In 2013, after Prime Minister Benjamin Netanyahu phoned his Turkish colleague Recep Tayyip Erdogan and – at the urging of US President Barack Obama – apologized for “operational errors” in the Mavi Marmara incident, the Turks were anything but gracious.
Indeed, billboards erected in Ankara at the time seemed designed to rub Israel’s nose in the apology: “Israel apologized to Turkey,” they exclaimed. “Dear prime minister [Erdogan], we are grateful that you let our country experience this pride.”
The words were superimposed over pictures of a confident Erdogan and a tired, gloomy-looking Netanyahu. This was the Turkish version of Danny Ayalon seating the Turkish ambassador in a low stool when he called him into his office to protest anti-Semitic content on Turkish television in January 2010.
Similar billboards are unlikely to dot the Ankara skyline on Tuesday, when the directors-general of the foreign ministries of both countries sign the rapprochement agreement.
Even Turkey will be hard pressed to present this accord as bringing Israel to its knees.
Immediately after the Mavi Marmara
incident, the Turks presented two necessary conditions for reconciliation: a formal apology, and the payment of compensation to the families of those killed while trying to break Israel’s naval blockade of Gaza. Shortly afterward, Erdogan climbed even further up the tree, demanding a third condition: Israel would have to lift its naval blockade of Gaza.
This demand was unrealistic from the get-go.
The Palmer report put out by the UN declared that the blockade was legal, and it was unreasonable to really believe Israel would sacrifice its security considerations to meet a Turkish demand.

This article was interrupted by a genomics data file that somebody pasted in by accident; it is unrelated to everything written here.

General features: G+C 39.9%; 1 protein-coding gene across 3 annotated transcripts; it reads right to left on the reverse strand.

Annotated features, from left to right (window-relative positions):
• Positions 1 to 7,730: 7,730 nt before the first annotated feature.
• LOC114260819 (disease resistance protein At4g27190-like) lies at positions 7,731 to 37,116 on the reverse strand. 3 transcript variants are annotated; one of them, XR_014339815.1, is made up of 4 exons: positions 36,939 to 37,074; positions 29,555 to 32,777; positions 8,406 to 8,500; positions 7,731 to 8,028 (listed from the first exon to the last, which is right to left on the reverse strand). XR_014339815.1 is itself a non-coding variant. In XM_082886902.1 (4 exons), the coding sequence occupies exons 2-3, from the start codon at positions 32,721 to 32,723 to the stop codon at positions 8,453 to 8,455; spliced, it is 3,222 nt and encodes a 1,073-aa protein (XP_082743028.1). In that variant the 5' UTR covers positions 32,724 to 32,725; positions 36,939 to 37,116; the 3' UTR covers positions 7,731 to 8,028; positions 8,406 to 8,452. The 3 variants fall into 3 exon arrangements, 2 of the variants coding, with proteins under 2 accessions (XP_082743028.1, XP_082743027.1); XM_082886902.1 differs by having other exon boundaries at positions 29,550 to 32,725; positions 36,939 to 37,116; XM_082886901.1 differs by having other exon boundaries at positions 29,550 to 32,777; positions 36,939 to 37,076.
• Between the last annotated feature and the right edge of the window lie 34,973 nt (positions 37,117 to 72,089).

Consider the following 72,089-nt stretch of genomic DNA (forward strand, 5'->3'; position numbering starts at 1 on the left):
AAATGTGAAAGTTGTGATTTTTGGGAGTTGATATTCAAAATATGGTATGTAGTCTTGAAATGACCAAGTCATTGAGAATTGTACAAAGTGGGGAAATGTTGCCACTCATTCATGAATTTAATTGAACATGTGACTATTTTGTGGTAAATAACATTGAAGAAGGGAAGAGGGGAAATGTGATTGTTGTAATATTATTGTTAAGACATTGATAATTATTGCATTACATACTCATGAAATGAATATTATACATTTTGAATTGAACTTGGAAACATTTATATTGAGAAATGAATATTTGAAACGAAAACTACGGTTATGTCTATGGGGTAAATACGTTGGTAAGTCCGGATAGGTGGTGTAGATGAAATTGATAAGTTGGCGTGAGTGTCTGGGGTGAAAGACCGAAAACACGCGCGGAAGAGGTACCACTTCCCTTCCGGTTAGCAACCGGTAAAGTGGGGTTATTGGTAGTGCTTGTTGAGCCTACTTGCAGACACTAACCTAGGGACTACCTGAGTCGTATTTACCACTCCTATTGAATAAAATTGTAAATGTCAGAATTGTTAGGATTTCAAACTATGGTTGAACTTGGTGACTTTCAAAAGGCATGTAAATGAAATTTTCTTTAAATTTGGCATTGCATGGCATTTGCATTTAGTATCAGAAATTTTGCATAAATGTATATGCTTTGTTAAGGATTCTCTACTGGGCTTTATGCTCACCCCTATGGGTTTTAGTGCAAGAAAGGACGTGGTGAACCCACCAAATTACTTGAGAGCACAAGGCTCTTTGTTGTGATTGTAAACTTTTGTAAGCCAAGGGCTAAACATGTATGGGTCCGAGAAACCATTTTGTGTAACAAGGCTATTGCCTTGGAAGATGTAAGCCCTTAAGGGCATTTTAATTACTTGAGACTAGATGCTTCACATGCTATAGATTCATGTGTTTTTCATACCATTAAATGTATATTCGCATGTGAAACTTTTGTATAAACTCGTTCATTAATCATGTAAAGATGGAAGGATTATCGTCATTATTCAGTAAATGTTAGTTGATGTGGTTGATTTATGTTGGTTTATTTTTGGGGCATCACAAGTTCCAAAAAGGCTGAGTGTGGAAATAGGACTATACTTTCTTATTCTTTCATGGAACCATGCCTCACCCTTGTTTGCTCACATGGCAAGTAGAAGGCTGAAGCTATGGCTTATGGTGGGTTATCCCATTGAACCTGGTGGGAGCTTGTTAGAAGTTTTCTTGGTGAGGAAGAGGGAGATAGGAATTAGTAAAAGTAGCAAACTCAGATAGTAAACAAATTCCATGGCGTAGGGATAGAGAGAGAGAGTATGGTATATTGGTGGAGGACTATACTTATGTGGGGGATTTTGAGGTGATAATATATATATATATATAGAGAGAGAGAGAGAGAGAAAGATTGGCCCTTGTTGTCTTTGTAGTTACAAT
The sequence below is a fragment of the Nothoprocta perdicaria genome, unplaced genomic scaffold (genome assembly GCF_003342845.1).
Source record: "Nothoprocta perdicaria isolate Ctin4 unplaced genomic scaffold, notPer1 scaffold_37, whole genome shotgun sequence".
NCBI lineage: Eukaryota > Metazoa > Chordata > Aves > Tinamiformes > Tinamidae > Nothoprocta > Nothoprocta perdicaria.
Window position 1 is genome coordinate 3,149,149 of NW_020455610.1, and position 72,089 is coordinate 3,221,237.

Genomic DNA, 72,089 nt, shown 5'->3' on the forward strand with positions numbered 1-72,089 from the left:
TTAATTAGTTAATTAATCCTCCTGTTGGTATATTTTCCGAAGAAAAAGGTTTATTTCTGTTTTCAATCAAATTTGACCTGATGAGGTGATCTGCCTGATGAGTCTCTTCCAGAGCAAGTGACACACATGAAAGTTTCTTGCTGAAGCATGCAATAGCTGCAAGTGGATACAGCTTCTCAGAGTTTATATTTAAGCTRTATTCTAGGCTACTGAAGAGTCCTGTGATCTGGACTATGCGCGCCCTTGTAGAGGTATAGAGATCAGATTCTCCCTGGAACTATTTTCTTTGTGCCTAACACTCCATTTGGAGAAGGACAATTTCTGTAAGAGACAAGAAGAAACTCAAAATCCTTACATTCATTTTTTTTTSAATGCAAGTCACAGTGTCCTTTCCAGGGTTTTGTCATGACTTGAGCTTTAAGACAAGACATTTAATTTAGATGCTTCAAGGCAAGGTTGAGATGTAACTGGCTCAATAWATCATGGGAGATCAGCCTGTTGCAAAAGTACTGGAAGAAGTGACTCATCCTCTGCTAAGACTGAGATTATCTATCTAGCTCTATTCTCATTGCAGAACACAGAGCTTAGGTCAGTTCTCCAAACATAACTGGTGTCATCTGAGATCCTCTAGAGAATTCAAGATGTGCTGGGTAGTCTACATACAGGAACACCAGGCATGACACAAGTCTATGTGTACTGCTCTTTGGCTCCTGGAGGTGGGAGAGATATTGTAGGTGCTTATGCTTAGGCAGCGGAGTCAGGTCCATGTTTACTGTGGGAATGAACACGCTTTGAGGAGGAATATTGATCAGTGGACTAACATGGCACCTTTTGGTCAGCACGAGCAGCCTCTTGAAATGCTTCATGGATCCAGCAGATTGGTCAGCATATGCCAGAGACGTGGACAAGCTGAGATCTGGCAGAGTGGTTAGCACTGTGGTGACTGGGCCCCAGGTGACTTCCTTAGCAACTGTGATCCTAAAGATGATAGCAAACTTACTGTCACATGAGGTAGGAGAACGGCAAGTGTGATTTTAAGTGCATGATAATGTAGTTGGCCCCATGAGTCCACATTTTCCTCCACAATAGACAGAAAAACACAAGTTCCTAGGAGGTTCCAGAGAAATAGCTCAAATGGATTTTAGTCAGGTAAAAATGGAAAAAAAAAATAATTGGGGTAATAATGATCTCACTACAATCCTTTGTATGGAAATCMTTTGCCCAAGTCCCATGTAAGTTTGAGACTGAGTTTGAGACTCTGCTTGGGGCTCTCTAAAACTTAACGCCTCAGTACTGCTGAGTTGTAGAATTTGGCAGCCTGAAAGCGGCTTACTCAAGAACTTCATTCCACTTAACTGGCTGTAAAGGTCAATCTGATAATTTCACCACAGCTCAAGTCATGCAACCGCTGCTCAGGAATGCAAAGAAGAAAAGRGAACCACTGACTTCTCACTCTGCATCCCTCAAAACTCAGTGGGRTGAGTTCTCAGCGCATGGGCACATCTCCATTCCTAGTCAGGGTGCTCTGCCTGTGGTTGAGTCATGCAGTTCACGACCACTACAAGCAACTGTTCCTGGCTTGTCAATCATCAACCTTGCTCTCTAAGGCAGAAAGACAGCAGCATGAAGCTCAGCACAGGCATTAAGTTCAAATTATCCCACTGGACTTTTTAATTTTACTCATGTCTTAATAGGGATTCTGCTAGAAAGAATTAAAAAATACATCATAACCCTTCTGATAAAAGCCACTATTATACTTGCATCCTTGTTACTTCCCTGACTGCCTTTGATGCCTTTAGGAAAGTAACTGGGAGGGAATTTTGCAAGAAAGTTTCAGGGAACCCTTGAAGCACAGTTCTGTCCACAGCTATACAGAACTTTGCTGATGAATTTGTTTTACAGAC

Yet it was a demand that Erdogan made, one that must be seen in the context of the time – this was late 2010, and Erdogan was the darling of the Arab world.
He then became an absolute hero in the Arab world for putting Israel “in its place,” first for demonstratively walking out on President Shimon Peres at Davos in 2009, then for extracting an apology from Ayalon for the low-couch incident, and then for expelling Israel’s envoy from Ankara after the Mavi Marmara
This was before the “Arab Spring” and the Syrian civil war. Erdogan was the new sultan.
This was an Erdogan so full of himself that he hinted he would send warships to accompany “aid” ships to Gaza to relieve the blockade (which never happened), an Erdogan who was going to show off to everyone and make a triumphant visit to Gaza in 2013 (also something that never happened).
He repeated his demand to lift the blockade, or “siege,” as the Turks often call it, ever since.
Even as late as April, his spokesman said there would be no deal without a lifting the blockade.
But the blockade was not lifted, yet the deal will be signed.
It will be signed because Turkey needs the deal as much, if not even more, than Israel. For years the negotiations were one-way, based on what Israel had to give Turkey: the apology, compensation, lifting the blockade. But as Turkey’s strategic situation worsened, as peace negotiations with the Kurdish PKK broke down, as the Syrian civil war went on and on, and as its relations with Egypt and with Russia deteriorated, it was no longer a country that could dictate terms.
Into the breach stepped Israel, setting conditions of its own, the first being the closing of the Hamas office in Turkey.
But neither country got everything it wanted.
Israel did not get a Turkish commitment to evict Hamas, only a promise that the terrorist group will not plan or mount attacks against it from Turkish soil, or raise funds. And regardless of how they spin it, the Turks did not get their demands met either. Yes, they can bring in aid, and Turkish Prime Minister Binali Yıldırım can make the claim that Turkey is the protector of the Palestinians. But Erdogan did not get Israel to fundamentally change its Gaza policy, i.e., lifting the blockade.
In the final analysis, the accord was signed because it is in the interest of both countries to cooperate where they can in keeping the region from collapsing, and because they could both point to elements in the accord as a victory.
After six years, the deal was signed because the Middle East and Turkey’s standing have changed dramatically, and because an accord was drawn up with enough diplomatic ambiguity that each side could – as they did on Monday – present it as a victory of sorts.
But claims of total victory, in either capital, are disingenuous.